In the science of relationships, we are generally now needing to observe very closely and react very quickly as a mode of gaining desired interaction with a desired profile. The alternative, however, still exists and is also itself more powerful than before. The alternative is cultivation, which requires strategy, logic, and being thorough. It begins with seeing how individuals generally behave as they try to obtain or cause what they themselves want.

Here we have derived the general model of the behavior that makes up an individual’s sense of personal productivity:

Personalized Productivity1


The model gives a clear view of the significant touch-points in the dynamics of the individual’s experience, along with the reasons to interact at those touch-points. What comes next is the identification of how the individual’s exposure and awareness is co-managed by the person and another purposefully affecting party. The framework for that describes the person’s exposure to support and engagement along with the affecting party’s means of impact in an interaction. The affecting party maps the items in the framework to the behavior cycle of the subject individual person.

Not only does this reveal the commonality of concerns across marketers, managers and teachers; but it illustrates points where peer interaction is able to intervene in a prevailing tendency and alter it. The net observation is that an affecting party supplies the impacts continually as features or properties of an environment in which it want the individual person to appear. That cultivation does not rigidly fix opportunities, nor outcomes; but it does generate histories that can be analyzed for patterns and statistical prediction both of value to future interaction logic and interaction strategy.


Personalized Productivity2


Along with the ability to invoke desirable interactions, cultivation is fundamental to change management and compliance, as they both call for a successfully negotiated agreement on the part of the individual personal actor.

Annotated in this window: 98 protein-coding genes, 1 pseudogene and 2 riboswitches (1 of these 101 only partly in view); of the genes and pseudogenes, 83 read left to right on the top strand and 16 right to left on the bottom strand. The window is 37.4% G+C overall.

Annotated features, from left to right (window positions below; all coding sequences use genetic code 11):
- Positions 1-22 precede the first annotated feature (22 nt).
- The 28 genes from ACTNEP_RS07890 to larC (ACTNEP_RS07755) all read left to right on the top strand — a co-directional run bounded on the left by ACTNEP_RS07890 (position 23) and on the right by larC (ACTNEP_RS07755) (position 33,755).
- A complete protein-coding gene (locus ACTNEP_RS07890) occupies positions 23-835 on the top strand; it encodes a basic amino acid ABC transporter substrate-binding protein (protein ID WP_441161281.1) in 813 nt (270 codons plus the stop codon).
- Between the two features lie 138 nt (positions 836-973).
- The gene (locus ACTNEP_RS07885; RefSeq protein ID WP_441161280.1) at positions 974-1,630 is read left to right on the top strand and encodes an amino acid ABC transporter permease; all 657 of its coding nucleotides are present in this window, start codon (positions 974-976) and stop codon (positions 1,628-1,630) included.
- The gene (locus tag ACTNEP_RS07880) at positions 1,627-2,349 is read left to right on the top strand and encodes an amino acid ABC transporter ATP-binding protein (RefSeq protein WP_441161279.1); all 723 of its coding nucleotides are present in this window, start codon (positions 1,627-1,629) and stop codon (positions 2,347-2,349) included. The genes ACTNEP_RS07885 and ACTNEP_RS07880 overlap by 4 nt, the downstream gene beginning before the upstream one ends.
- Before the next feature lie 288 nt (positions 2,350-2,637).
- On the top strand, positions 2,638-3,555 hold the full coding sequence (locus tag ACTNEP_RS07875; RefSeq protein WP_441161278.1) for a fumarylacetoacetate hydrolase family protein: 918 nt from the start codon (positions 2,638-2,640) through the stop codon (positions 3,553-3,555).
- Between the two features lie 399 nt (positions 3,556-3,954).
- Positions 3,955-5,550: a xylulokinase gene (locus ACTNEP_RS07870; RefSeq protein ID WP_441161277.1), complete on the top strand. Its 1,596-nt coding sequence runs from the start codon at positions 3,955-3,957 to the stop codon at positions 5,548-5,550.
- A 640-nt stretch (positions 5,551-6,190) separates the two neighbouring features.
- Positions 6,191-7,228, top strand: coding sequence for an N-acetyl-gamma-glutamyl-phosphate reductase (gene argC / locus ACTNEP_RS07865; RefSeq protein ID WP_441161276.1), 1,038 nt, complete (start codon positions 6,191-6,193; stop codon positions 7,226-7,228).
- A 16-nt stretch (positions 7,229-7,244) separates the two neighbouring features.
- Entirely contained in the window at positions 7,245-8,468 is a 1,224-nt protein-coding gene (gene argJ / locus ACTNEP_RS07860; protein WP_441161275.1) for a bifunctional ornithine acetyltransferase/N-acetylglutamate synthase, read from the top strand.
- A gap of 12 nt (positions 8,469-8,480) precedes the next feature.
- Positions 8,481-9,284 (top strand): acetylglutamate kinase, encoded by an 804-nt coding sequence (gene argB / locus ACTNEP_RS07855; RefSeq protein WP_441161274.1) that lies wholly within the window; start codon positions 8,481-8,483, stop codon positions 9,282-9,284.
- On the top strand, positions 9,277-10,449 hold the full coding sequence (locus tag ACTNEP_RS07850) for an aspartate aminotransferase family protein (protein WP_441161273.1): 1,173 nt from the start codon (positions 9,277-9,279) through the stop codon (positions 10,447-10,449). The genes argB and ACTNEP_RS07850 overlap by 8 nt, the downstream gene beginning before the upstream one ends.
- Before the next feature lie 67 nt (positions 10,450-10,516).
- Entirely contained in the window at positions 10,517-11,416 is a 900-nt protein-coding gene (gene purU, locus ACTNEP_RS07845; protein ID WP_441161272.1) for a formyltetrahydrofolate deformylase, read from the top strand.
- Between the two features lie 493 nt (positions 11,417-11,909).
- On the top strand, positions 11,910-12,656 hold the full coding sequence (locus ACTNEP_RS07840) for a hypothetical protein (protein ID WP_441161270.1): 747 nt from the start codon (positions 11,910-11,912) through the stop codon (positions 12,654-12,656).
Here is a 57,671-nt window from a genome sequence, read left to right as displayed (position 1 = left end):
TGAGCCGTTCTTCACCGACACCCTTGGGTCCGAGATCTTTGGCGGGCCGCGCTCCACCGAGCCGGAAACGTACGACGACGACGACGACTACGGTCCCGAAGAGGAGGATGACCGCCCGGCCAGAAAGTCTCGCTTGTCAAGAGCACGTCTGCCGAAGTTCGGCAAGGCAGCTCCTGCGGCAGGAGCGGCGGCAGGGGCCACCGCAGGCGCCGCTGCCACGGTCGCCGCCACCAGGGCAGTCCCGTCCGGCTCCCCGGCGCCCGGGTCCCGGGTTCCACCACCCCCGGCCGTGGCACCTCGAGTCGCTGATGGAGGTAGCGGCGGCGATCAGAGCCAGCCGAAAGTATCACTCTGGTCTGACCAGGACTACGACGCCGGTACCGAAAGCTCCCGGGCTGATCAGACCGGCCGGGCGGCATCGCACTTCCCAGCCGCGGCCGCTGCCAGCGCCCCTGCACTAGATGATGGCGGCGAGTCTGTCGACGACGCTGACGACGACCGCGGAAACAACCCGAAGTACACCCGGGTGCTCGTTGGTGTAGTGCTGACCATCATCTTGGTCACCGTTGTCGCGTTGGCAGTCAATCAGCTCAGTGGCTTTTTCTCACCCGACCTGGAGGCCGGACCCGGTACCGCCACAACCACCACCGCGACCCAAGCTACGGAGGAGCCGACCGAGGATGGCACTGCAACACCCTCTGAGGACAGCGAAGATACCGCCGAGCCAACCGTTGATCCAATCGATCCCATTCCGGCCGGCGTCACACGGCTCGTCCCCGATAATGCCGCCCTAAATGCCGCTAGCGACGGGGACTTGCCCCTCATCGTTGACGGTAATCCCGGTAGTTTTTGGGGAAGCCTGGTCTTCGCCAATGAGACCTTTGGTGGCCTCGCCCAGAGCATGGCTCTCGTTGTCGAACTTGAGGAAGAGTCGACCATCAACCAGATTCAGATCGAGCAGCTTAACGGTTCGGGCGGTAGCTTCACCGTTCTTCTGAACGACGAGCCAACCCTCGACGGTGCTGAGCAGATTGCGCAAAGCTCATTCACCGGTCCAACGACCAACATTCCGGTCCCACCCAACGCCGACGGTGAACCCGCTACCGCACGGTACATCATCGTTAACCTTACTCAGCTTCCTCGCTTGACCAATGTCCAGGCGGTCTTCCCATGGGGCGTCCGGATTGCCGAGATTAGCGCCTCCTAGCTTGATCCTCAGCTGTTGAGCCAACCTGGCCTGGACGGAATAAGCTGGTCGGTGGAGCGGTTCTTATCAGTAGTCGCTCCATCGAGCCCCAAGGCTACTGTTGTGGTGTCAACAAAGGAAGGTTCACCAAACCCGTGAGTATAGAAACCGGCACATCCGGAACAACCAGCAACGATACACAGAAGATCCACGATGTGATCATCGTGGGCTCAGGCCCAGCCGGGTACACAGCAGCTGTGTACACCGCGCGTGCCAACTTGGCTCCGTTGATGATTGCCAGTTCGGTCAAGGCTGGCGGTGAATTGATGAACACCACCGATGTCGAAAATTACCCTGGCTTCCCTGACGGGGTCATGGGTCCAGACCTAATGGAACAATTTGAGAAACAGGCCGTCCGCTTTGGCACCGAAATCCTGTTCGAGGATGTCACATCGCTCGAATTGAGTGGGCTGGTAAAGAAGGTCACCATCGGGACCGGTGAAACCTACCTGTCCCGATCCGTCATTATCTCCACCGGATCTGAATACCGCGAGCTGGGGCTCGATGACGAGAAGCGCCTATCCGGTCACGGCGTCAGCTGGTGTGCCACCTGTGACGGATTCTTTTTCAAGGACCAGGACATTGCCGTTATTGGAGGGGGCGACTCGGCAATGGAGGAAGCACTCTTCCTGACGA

Digitized Production Service Solutions

Some companies are literally in the business of engineering IT infrastructures and managing the exposure of the company operations to those infrastructures.

For them, ITSM is part of a strategy to protect the value of providing IT to the business operations.

But from the demand side of things, credible providers are increasingly non-proprietary to the company. Meanwhile, the production value of IT utilization simply outweighs the impact on the Providers of doing the providing.

For companies not operated directly to engineer IT infrastructures, services still align IT to usability. The concept of a service and the agreement that defines service availability remains instrumental to making IT a part of business capacity.

But business seeks to align services to productivity. The point is that productivity dictates the requirements of capacity — instead of capacity dictating the potential value of availability.



Actual demand for service is linked closely to production requirements.

The value of production is far more sensitive to (a.) exposure to complexity and (b.) unreconciled scheduling. From the demand-side point of view, the primary assumption is that engineering creates an environment in which there can be reliable standing conditions supporting the opportunity to deliberately generate desired real-time outcomes. But, the on-demand world is emerging under management as a compilation of innovation, mobility, A.I., predictive analytics, dev/ops, lean, virtualization, and broadband. Meanwhile, the influence of competition, economies and cultures now more frequently causes changes in requirements. Consequently, use of services must be more flexible.  This means that the specific pathways and requirements of production may not be predefined and may need to be detected and composed “on the fly” with easily tolerable risk. Systems must continually or even suddenly generate processing that is immediately available to business operators.

Production Services Digitization



Demand-based strategic management of the production environment can be viewed thematically.